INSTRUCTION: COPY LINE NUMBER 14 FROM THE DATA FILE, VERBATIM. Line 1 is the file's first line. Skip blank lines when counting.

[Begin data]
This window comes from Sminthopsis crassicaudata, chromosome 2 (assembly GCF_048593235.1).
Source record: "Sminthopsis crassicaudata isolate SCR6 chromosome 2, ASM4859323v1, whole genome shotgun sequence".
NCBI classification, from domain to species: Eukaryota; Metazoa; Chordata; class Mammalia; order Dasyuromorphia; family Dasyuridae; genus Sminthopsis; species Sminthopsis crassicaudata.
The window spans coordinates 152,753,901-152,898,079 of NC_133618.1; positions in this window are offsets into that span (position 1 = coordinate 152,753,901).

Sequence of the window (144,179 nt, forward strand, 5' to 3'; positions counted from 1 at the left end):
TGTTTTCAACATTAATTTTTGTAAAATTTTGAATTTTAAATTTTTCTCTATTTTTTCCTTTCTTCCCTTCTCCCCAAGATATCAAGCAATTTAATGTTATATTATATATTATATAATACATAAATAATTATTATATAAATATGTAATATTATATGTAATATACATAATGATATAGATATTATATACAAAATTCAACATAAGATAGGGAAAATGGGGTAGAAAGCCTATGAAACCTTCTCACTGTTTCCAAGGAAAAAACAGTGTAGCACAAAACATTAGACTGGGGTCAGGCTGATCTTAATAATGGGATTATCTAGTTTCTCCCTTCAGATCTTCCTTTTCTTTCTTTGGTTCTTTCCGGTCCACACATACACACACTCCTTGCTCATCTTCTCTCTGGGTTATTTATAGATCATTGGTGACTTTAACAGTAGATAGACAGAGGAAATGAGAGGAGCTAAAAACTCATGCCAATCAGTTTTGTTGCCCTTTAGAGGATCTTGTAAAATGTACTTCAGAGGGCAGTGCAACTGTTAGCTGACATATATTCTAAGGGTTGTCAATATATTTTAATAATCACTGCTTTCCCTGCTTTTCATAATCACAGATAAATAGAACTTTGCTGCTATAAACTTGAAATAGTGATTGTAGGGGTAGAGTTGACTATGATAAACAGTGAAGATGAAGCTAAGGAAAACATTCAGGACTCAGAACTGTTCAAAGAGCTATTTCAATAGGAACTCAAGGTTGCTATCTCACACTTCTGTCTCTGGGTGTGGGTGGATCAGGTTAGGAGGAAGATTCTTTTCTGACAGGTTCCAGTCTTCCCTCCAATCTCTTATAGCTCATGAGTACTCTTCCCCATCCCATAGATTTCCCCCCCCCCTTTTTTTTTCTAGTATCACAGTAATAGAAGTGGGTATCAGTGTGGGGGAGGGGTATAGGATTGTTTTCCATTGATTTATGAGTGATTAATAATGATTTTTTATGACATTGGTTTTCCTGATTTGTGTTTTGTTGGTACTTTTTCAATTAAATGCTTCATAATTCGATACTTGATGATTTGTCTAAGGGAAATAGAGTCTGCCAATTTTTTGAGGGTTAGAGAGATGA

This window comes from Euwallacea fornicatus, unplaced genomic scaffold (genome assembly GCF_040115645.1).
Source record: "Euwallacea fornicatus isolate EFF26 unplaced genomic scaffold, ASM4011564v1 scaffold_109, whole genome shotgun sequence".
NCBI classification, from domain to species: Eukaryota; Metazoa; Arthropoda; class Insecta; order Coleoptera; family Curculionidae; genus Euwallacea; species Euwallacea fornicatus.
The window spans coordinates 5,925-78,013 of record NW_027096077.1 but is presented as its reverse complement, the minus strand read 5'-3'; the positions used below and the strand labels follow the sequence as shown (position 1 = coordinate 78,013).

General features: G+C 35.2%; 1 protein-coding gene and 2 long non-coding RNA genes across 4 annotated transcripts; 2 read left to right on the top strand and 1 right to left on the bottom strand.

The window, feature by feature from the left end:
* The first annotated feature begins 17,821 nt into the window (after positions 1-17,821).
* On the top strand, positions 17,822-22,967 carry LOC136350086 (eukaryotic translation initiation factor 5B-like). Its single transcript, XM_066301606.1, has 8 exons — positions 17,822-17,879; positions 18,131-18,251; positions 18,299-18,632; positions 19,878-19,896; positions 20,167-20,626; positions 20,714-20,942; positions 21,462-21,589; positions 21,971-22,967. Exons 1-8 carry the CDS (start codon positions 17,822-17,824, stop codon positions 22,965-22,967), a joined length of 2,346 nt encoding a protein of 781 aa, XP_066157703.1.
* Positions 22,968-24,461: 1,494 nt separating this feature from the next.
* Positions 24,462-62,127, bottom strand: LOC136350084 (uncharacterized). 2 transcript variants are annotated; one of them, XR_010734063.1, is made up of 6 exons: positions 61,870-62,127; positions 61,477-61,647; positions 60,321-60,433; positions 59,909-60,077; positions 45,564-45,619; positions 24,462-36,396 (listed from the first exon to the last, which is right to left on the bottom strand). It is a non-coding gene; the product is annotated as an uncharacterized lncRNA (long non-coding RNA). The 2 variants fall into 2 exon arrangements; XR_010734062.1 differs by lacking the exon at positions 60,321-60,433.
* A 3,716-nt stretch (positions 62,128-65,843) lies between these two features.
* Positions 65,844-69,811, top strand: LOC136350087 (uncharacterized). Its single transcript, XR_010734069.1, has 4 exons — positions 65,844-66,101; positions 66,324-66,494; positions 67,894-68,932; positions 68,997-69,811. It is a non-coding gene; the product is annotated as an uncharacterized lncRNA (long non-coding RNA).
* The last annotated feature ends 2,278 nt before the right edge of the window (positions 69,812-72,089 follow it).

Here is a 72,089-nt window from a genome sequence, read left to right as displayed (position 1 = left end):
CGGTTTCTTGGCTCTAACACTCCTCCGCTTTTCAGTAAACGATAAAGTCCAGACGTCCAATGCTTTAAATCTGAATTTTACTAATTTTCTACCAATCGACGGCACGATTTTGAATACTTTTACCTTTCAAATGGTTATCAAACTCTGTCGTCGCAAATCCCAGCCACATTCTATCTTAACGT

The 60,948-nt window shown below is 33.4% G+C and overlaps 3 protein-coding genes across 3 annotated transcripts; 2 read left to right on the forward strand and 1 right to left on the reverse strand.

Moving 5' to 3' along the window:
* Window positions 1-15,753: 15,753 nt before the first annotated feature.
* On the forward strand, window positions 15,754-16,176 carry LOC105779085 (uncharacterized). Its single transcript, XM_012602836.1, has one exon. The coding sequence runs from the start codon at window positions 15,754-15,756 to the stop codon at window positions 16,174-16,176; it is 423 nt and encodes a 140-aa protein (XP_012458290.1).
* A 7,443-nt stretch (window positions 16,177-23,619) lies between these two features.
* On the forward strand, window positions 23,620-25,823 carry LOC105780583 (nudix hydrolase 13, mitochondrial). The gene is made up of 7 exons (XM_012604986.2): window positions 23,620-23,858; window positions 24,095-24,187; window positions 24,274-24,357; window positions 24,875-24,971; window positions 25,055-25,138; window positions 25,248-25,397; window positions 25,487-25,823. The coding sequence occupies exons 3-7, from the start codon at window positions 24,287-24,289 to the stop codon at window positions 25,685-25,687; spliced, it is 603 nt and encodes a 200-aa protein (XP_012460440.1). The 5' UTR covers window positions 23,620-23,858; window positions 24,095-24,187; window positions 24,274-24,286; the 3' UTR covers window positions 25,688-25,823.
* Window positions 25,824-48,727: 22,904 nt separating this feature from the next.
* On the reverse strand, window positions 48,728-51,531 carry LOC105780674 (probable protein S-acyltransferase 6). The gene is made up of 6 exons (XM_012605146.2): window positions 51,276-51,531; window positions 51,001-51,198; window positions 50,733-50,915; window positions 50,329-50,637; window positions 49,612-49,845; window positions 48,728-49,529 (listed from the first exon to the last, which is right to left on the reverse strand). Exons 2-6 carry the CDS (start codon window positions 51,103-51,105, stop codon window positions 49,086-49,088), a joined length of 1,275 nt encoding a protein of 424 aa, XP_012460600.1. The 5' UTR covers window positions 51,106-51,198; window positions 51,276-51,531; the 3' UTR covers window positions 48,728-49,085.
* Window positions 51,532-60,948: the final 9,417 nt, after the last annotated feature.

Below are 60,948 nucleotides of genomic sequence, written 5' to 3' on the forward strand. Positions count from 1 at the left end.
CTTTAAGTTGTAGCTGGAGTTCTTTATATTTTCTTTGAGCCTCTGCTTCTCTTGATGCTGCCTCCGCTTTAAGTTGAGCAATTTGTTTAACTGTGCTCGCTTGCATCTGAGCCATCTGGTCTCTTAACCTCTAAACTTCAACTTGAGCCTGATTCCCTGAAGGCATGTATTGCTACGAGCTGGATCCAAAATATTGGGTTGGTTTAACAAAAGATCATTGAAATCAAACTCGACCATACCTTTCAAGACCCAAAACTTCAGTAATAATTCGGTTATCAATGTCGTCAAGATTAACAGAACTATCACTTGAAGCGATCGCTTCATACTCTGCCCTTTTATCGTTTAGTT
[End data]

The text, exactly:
* On the top strand, positions 17,822-22,967 carry LOC136350086 (eukaryotic translation initiation factor 5B-like). Its single transcript, XM_066301606.1, has 8 exons — positions 17,822-17,879; positions 18,131-18,251; positions 18,299-18,632; positions 19,878-19,896; positions 20,167-20,626; positions 20,714-20,942; positions 21,462-21,589; positions 21,971-22,967. Exons 1-8 carry the CDS (start codon positions 17,822-17,824, stop codon positions 22,965-22,967), a joined length of 2,346 nt encoding a protein of 781 aa, XP_066157703.1.